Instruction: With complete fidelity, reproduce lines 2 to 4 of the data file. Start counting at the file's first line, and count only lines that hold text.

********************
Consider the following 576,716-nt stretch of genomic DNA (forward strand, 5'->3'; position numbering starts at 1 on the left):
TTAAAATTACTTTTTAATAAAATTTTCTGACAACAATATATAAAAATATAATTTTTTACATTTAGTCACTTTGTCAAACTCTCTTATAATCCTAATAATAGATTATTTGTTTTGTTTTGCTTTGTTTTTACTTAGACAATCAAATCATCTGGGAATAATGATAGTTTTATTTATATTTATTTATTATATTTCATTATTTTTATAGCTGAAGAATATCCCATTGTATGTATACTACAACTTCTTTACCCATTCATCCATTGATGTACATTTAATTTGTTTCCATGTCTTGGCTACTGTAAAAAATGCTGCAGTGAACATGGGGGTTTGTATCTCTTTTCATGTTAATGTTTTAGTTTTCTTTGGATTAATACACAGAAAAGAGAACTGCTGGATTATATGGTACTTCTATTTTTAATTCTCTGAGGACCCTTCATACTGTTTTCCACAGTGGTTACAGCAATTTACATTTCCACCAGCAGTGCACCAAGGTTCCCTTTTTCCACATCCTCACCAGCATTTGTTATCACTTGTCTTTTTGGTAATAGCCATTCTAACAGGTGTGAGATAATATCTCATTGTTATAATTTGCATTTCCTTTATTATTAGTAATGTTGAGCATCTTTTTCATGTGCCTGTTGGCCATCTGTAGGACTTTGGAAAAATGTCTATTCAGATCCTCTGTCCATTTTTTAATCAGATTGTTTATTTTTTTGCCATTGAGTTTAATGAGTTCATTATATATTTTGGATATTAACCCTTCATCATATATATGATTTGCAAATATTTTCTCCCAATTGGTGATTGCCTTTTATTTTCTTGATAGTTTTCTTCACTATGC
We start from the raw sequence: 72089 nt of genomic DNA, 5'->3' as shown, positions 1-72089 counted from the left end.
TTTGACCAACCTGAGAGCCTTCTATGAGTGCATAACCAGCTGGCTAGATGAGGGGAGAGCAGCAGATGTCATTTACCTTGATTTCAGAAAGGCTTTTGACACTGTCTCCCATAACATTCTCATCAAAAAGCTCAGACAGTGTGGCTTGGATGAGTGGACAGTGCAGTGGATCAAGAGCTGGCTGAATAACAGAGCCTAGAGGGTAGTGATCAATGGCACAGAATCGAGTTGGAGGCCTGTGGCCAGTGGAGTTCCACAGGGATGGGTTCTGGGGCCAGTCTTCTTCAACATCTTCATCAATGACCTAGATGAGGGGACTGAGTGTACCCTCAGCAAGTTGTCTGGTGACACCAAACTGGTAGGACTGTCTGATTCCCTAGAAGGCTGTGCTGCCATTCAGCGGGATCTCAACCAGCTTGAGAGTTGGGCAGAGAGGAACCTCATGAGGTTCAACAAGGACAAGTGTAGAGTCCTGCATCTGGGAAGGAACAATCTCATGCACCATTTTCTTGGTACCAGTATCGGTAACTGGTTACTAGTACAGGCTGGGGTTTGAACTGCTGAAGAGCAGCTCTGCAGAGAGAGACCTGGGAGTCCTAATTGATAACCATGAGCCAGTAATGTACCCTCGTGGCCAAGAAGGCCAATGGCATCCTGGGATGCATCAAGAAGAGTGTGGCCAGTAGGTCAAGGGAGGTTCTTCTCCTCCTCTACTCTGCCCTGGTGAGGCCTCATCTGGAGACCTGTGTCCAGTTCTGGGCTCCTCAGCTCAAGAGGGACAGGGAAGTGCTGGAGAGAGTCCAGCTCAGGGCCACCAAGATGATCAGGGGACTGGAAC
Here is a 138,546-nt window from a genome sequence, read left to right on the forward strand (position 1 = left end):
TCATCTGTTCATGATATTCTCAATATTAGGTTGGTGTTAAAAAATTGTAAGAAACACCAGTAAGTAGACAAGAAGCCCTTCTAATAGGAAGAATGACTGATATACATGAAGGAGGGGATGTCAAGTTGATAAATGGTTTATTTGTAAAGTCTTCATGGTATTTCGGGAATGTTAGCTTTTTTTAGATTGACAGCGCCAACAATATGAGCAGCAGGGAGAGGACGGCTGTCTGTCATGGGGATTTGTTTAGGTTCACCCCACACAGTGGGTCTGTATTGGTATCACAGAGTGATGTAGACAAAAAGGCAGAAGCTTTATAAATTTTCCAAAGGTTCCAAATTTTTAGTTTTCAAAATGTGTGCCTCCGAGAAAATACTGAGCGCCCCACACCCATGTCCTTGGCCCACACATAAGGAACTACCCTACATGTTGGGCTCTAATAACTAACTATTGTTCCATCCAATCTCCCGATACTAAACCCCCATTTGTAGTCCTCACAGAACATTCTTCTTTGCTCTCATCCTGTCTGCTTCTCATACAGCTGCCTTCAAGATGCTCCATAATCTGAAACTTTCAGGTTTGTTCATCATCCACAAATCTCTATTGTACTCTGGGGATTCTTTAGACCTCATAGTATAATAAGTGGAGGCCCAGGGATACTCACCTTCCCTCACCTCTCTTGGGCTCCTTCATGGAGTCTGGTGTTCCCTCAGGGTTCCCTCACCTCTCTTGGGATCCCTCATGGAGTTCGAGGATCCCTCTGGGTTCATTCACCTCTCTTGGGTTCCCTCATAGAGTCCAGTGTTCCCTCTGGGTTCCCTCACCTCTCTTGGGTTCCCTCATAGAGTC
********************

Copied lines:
TTAAAATTACTTTTTAATAAAATTTTCTGACAACAATATATAAAAATATAATTTTTTACATTTAGTCACTTTGTCAAACTCTCTTATAATCCTAATAATAGATTATTTGTTTTGTTTTGCTTTGTTTTTACTTAGACAATCAAATCATCTGGGAATAATGATAGTTTTATTTATATTTATTTATTATATTTCATTATTTTTATAGCTGAAGAATATCCCATTGTATGTATACTACAACTTCTTTACCCATTCATCCATTGATGTACATTTAATTTGTTTCCATGTCTTGGCTACTGTAAAAAATGCTGCAGTGAACATGGGGGTTTGTATCTCTTTTCATGTTAATGTTTTAGTTTTCTTTGGATTAATACACAGAAAAGAGAACTGCTGGATTATATGGTACTTCTATTTTTAATTCTCTGAGGACCCTTCATACTGTTTTCCACAGTGGTTACAGCAATTTACATTTCCACCAGCAGTGCACCAAGGTTCCCTTTTTCCACATCCTCACCAGCATTTGTTATCACTTGTCTTTTTGGTAATAGCCATTCTAACAGGTGTGAGATAATATCTCATTGTTATAATTTGCATTTCCTTTATTATTAGTAATGTTGAGCATCTTTTTCATGTGCCTGTTGGCCATCTGTAGGACTTTGGAAAAATGTCTATTCAGATCCTCTGTCCATTTTTTAATCAGATTGTTTATTTTTTTGCCATTGAGTTTAATGAGTTCATTATATATTTTGGATATTAACCCTTCATCATATATATGATTTGCAAATATTTTCTCCCAATTGGTGATTGCCTTTTATTTTCTTGATAGTTTTCTTCACTATGC
We start from the raw sequence: 72089 nt of genomic DNA, 5'->3' as shown, positions 1-72089 counted from the left end.
TTTGACCAACCTGAGAGCCTTCTATGAGTGCATAACCAGCTGGCTAGATGAGGGGAGAGCAGCAGATGTCATTTACCTTGATTTCAGAAAGGCTTTTGACACTGTCTCCCATAACATTCTCATCAAAAAGCTCAGACAGTGTGGCTTGGATGAGTGGACAGTGCAGTGGATCAAGAGCTGGCTGAATAACAGAGCCTAGAGGGTAGTGATCAATGGCACAGAATCGAGTTGGAGGCCTGTGGCCAGTGGAGTTCCACAGGGATGGGTTCTGGGGCCAGTCTTCTTCAACATCTTCATCAATGACCTAGATGAGGGGACTGAGTGTACCCTCAGCAAGTTGTCTGGTGACACCAAACTGGTAGGACTGTCTGATTCCCTAGAAGGCTGTGCTGCCATTCAGCGGGATCTCAACCAGCTTGAGAGTTGGGCAGAGAGGAACCTCATGAGGTTCAACAAGGACAAGTGTAGAGTCCTGCATCTGGGAAGGAACAATCTCATGCACCATTTTCTTGGTACCAGTATCGGTAACTGGTTACTAGTACAGGCTGGGGTTTGAACTGCTGAAGAGCAGCTCTGCAGAGAGAGACCTGGGAGTCCTAATTGATAACCATGAGCCAGTAATGTACCCTCGTGGCCAAGAAGGCCAATGGCATCCTGGGATGCATCAAGAAGAGTGTGGCCAGTAGGTCAAGGGAGGTTCTTCTCCTCCTCTACTCTGCCCTGGTGAGGCCTCATCTGGAGACCTGTGTCCAGTTCTGGGCTCCTCAGCTCAAGAGGGACAGGGAAGTGCTGGAGAGAGTCCAGCTCAGGGCCACCAAGATGATCAGGGGACTGGAAC